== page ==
Peta Tancred’s important contribution to feminist scholarship

Professor Peta Tancred died on August 15, 2017, after an engaged and active life in academia and in retirement, including a significant contribution to understanding the careers of women in architecture. Professor Annmarie Adams remembers her former colleague, co-author and friend.
Peta Tancred (July 30, 1937 – August 15, 2017)

By Annmarie Adams

Prof. Peta Tancred died on August 15 after an engaged and active life in academia and in retirement. Peta and I co-wrote Designing Women: Gender and the Architectural Profession in the 1990s, a national study of women architects in Canada. It was published in 2000 in English and two years later, as L’architecture au feminin, in French.  Peta was an expert in the sociology of organizations, women and work, and state bureaucracies. She taught me much about ways to reframe the study of women architects.

Co-writing a book is a unique experience.  I have co-authored dozens of academic papers and newspaper articles with colleagues, but only one book. In what I remember as a sort of trial-by-fire, Peta and I found a way to write together.  We each took the lead on particular chapters, and then passed the rough text to the other, who massaged it and enhanced it, often to the delight of its first author.  I loved the constant feedback loop of co-writing with Peta.  We taught each other our disciplines through battles over vocabulary and the use of evidence. And as Peta broadcast with great pride for years after the book came out – as if such a thing was nearly impossible – “we wrote a book together and we remained friends!”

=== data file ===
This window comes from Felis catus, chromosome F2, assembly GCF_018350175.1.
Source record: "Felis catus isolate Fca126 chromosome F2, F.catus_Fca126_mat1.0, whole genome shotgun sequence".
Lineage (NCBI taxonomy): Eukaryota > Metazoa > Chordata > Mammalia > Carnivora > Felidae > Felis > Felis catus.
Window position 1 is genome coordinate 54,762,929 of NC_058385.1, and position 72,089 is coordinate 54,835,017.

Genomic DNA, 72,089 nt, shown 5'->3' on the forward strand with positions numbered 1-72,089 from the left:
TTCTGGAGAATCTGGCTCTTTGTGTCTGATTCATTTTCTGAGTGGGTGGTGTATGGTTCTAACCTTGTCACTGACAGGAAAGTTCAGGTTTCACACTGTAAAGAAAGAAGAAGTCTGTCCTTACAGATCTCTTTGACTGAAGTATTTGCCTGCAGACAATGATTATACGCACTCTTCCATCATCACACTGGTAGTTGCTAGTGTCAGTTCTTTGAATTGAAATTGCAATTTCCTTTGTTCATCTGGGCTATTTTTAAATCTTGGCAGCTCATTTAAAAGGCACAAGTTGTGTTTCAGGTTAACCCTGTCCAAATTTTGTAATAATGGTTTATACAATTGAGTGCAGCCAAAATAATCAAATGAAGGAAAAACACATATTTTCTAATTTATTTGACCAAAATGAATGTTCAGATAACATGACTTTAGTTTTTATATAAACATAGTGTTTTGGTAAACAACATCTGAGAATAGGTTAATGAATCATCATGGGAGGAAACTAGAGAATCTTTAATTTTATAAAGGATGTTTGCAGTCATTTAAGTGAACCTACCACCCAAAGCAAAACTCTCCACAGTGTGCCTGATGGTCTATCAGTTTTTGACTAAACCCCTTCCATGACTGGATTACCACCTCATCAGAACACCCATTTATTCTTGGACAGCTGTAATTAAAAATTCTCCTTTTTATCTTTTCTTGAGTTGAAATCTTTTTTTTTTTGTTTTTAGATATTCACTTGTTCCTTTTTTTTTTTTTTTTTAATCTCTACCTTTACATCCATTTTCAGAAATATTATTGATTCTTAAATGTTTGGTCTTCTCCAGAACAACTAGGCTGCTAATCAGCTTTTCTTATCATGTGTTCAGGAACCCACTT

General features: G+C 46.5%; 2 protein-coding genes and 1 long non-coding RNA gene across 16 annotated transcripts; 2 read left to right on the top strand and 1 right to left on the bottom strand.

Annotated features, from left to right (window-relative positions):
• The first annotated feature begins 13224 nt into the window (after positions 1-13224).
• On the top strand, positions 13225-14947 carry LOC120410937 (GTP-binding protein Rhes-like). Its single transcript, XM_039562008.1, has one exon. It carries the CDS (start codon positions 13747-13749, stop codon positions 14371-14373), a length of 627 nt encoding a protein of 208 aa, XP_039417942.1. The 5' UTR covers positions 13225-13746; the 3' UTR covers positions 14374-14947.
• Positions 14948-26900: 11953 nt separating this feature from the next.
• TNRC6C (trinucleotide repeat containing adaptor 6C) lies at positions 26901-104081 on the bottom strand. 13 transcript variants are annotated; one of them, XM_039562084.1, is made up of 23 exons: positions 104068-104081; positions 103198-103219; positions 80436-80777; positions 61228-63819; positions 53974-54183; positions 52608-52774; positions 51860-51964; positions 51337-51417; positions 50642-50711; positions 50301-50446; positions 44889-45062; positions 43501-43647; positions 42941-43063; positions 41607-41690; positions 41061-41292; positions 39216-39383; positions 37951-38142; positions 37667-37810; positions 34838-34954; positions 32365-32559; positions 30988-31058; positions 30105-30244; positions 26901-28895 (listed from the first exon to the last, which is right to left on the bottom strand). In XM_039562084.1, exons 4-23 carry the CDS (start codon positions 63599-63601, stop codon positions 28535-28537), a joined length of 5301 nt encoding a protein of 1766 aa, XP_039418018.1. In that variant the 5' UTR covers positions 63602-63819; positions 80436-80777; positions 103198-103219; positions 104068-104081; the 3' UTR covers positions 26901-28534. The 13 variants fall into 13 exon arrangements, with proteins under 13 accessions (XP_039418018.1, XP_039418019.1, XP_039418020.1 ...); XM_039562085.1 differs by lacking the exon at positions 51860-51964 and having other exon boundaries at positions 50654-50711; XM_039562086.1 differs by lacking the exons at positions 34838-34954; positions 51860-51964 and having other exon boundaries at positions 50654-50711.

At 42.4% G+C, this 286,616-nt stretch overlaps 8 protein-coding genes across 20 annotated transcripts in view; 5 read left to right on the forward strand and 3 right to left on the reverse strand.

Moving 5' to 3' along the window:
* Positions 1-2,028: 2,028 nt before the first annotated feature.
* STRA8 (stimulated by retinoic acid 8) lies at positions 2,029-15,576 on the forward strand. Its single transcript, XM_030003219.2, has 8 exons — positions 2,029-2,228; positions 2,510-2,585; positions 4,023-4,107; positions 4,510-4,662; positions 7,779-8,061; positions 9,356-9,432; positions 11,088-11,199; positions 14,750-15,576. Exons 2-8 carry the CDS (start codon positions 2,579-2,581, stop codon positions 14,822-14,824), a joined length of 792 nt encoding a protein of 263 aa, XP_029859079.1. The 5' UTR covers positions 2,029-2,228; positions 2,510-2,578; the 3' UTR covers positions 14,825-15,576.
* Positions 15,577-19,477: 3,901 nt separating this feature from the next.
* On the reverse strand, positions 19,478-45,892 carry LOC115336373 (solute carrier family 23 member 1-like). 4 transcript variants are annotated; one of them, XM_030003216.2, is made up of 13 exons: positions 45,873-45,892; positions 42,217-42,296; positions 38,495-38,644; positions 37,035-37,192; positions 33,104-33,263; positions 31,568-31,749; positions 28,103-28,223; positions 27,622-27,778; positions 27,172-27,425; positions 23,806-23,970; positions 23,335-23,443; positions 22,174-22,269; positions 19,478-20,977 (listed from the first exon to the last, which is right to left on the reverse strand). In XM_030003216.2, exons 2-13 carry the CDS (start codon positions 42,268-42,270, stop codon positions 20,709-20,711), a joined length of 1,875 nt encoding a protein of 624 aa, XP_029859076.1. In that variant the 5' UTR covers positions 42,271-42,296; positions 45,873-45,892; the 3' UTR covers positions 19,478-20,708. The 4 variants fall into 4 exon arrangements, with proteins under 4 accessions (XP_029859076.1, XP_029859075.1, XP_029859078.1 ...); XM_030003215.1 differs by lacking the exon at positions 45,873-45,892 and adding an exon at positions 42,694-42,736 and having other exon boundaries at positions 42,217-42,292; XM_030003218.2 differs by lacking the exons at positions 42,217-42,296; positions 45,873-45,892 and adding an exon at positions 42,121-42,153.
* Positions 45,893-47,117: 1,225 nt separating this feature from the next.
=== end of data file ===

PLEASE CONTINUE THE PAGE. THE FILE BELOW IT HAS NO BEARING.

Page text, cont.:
Part of my pleasure in working with Peta was that we came from different worlds, separated by disciplinary training, age, and experience. Peta was a sociologist and I’m an architectural historian. She was educated in England, while I did graduate school in the U.S. I had never even taken a course in Sociology when we decided to produce an interdisciplinary book together. Peta was also a generation older than me. She got her first university degree before I was born and her PhD, from the London School of Economics, as I negotiated third grade in another London (Ontario).  When we met in the early 1990s, we were both newcomers to McGill.  I was a 30-year old Assistant Professor, the first woman hired in the venerable School of Architecture, a unit in a very male-dominated Faculty of Engineering, where feminism was not a popular subject. By contrast, Peta was an experienced administrator and Full Professor, with what seemed like a full orchestra of feminist friends and colleagues supporting her.  By 1993, she had already written seven books. She had just moved from McMaster University in Hamilton, Ont., to take the helm at McGill’s two-year-old McGill Centre for Research and Teaching on Women, or MCRTW as it came to be called.  Before McMaster, Peta had worked at the Université de Montréal, followed by short stints at Imperial College and the Civil Service College, both in London. When she asked me to join her grant proposal on women architects, I thanked my lucky stars.

Peta had grand plans for MCRTW, which occupied a gorgeous Victorian row house on Peel St. The MCRTW had been founded in 1988. Peta worked hard to establish links with the community, but mostly she focused on international outreach. MCRTW was an incredible place of support for a cohort of women professors hired in the 1990s. It was in MCRTW seminars and on committees that I got to know the generation of feminists who shaped Women’s Studies at McGill. Lynn Butler-Kisber, Kyra Emo, Margaret Gillett, Patricia Kirkpatrick, Audrey Kobayashi, Andrée Lévesque, Abby Lippman, Claudia Mitchell, Shree Mulay, Prue Rains, Jacqui Reid-Walsh, Sarah Westphal, Sue Whitesides and others were all outspoken, smart academic women who never gave up their dream of a dedicated Centre for the study of women. The MCRTW was also the place I met young feminist faculty members just starting out on exciting careers, many of whom became close friends and future co-authors. Needless to say, Peta’s vision of the Centre at the hub of a campus-wide feminist network really worked.